The Educational Endowment Foundation recently published some research about the positive benefits of breaking up science lessons with an unrelated physical activity as an aid to improving learning retention.
The research used juggling as the ‘unrelated activity’ and this begs a few questions…
The first question is if science lessons need breaking down to take advantage of learning gains, then shouldn’t the whole lesson structure be revisited to ensure that the timetable is not optimised for content convenience, but for learning effectiveness. The most effective reshaping I’ve seen in a mainstream school has been that associated with the Opening Minds curriculum at the RSA Academy in the West Midlands. Here, ‘learning periods’ stretch to whole mornings or afternoons with the curriculum content planned across departments and natural learning flows with a short exposition, team analysis, information gathering, task completion and student-led plenary to bring the learning to a natural conclusion.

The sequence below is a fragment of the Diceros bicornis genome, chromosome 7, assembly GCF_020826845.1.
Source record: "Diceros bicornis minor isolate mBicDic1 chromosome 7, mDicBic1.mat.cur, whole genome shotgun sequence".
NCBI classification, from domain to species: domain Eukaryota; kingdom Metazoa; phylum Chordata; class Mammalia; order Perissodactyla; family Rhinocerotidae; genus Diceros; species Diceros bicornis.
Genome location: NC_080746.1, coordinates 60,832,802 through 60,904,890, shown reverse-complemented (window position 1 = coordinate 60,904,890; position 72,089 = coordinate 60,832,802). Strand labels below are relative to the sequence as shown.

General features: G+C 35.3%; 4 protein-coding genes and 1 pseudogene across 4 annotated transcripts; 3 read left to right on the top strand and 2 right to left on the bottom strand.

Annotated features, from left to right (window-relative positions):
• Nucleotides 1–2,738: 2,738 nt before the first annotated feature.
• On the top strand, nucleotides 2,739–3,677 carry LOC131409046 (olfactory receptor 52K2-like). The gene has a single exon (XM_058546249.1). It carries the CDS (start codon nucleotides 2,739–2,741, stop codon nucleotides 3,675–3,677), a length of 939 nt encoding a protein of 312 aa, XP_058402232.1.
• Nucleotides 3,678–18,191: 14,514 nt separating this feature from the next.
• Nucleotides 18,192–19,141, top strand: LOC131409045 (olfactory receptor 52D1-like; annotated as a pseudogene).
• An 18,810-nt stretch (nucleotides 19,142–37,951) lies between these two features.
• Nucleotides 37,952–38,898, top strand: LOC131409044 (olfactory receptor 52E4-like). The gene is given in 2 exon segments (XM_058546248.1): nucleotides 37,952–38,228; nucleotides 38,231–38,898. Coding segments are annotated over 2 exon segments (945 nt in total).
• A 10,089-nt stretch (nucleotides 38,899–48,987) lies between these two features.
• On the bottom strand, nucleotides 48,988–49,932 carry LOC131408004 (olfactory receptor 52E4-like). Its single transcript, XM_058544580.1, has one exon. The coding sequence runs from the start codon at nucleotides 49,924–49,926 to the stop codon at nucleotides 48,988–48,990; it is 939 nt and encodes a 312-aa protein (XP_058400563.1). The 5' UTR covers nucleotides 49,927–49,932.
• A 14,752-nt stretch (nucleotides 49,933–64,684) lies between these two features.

The second question has to do with the merits of juggling, of which I have long been a proponent. I used learning to juggle in a different context as a method to enable students to modify their negative behaviour patterns. The total concentration that juggling requires, coupled to its aesthetic and physical challenges takes up a lot of brain capacity so it is very difficult to maintain a negative mind set whilst juggling, and often by the time the juggling session was completed in as little as a few minutes, students were calm and positive.
The Daily Mail covered this story here: Source: Students grades could be boosted by juggling | Daily Mail Online
Read more about the EFF research project here: Physically Active Lessons | Projects | Education Endowment Foundation | EEF